Such startlingly poor decisions cannot go unchecked for much longer. This nonsense is insany, pure and simple. Just revisiting these poor fiscal judgment should motivate men in power to demand a dissolution of school district bureaucracy without fail.

Now Inglewoood Unified is going to receive a $54 million loan, more non-money thrown after bad form the broken and broke Sacramento machine. The state superintendent will be taking over the school district to make the most of the public education debacle into which the neighborhood youth have been force to fess up to and dispense with.

 When will this insanity stop? More government, more waste, more fraud, more leaders and teachers reaching for the sky instead of helping students to reach for the stars. Inglewood once again is lost, lost, lost in the fiscal woods, with no light to shine the way out.

Harry Bridges Span School

Now Los Angeles Unified has added the dubious distinction of naming a school after an avowed communist. Is collectivization the central theme of public education now? Do not our children deserve real training in how economies work, as oppposed to the idealized pablum of "unity" which forces change or closes down the workplace?

Harry Bridges, a native Australian then West Coast transplant was instrumental in the foundation and then the proliferation of the International Longshore and Warehouse Union, is the name sake for a new K-8 span school in Wilmington. This is a  new low for public education, exposing the bias which has nurtured the entitlement mentality of "99%"ers convinced that the world, the state, the group, and the groupthink which defines these collective measures, is the source of prosperity and peace in the world.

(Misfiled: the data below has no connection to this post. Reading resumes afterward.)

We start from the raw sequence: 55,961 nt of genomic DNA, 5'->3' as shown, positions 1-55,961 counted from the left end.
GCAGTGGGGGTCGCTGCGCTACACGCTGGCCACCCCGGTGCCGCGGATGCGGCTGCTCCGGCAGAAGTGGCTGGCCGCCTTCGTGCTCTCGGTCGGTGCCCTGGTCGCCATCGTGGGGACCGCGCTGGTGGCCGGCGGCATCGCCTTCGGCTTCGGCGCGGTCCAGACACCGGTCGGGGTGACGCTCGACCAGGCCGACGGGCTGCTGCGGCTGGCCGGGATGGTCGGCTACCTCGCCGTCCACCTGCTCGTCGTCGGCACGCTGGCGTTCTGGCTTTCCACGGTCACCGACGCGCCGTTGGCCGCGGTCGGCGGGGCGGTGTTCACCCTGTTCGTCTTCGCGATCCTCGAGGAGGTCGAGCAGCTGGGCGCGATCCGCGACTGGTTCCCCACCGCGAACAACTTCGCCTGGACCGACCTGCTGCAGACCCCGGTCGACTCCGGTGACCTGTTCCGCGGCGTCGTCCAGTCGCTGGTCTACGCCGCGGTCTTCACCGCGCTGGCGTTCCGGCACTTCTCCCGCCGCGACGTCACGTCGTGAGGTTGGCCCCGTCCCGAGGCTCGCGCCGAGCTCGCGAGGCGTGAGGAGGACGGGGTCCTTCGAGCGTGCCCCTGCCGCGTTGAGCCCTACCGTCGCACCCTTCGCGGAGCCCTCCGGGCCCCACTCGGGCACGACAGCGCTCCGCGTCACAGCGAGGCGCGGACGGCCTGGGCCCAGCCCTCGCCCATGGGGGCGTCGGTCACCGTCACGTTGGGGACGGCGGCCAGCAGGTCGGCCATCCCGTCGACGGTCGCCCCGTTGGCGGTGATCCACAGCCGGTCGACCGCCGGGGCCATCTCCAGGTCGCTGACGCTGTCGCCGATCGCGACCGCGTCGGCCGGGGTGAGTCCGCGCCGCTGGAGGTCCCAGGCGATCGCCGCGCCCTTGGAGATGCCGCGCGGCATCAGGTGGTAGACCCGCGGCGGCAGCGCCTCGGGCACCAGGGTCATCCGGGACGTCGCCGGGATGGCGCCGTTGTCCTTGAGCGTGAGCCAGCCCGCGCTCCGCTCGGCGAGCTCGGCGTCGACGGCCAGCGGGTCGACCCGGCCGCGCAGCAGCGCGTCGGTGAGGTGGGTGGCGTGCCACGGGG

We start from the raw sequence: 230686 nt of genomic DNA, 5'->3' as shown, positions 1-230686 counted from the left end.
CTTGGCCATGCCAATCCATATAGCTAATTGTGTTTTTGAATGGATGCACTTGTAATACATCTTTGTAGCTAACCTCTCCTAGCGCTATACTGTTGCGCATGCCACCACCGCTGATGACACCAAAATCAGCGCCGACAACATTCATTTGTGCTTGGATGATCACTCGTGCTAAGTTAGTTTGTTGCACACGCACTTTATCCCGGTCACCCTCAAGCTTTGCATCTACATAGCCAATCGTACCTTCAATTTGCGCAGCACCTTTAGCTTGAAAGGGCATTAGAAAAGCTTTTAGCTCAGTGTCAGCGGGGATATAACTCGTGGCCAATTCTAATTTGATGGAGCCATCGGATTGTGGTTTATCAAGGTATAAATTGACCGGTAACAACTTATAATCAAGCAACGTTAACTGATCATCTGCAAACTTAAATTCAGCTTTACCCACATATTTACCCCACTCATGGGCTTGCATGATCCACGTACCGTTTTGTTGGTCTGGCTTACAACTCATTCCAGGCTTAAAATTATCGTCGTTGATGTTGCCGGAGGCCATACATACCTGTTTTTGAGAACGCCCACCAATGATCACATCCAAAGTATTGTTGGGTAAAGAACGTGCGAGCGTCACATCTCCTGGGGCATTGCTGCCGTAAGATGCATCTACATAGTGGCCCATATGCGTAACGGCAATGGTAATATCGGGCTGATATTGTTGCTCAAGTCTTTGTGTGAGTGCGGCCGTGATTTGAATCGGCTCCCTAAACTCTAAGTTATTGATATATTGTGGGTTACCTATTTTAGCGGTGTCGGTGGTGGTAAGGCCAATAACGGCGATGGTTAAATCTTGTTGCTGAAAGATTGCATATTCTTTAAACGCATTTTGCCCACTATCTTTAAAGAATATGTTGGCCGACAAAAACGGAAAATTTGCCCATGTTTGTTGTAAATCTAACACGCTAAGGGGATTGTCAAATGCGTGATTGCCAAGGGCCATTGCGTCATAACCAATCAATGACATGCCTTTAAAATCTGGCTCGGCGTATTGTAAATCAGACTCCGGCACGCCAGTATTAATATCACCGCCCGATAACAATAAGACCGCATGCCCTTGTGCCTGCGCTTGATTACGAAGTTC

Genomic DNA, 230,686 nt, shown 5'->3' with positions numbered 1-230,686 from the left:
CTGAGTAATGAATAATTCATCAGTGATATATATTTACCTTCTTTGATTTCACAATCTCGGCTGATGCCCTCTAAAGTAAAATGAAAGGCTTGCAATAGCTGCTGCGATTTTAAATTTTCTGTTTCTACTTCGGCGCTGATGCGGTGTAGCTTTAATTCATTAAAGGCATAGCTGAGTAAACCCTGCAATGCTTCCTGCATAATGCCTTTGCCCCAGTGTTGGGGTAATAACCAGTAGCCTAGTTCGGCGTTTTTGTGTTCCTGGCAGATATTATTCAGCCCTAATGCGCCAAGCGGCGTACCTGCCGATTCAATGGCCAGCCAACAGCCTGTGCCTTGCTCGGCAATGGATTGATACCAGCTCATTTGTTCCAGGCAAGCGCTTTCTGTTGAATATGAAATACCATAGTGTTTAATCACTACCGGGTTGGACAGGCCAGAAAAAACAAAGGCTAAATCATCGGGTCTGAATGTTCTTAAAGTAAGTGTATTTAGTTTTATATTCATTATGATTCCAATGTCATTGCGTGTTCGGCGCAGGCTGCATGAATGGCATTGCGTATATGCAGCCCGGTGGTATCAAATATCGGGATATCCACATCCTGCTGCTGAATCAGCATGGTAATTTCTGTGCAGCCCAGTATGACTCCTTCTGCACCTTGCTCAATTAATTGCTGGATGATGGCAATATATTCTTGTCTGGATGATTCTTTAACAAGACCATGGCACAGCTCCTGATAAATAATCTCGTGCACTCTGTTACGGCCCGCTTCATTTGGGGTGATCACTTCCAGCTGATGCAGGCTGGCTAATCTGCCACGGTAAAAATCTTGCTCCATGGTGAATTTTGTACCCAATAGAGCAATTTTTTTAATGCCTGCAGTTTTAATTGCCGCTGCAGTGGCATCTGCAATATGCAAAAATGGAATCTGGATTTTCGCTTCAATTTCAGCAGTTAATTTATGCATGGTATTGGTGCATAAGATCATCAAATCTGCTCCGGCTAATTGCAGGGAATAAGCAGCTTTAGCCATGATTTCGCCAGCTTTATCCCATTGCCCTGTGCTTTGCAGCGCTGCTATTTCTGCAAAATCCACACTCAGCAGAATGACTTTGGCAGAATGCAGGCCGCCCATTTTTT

Another commonwealth man, Englishman William Hutt, produced the most comprehensive body of research and inquiry outlining the dangers and dysfunctions of unions and strike-actions. Instead of assisting individual workers, work actions create inaction while frustrating the liberty of individuals who want to work. There is no justification whatsoever for a group of workers, once leaving the job, then to preven the company or other workers from stepping in to take their place.

What are the long-term effects of union actions? Stores close, thus expanding the unemployment ranks. The price of the work increases, which is then passed onto the cosumers, while diminishing the wages of other workers. The actions are an encroachment of free speech and free enterprise, a use of force, even if the unions are private collectives striking against another private entity. Union action disrupts the price system for labor and product.

Notwithstanding the research which Mr. Hutt collected then presented, his work fell into disinterest and obscurity, even in his own lifetime, a sad fact which he joked about as a visiting professor to another institution.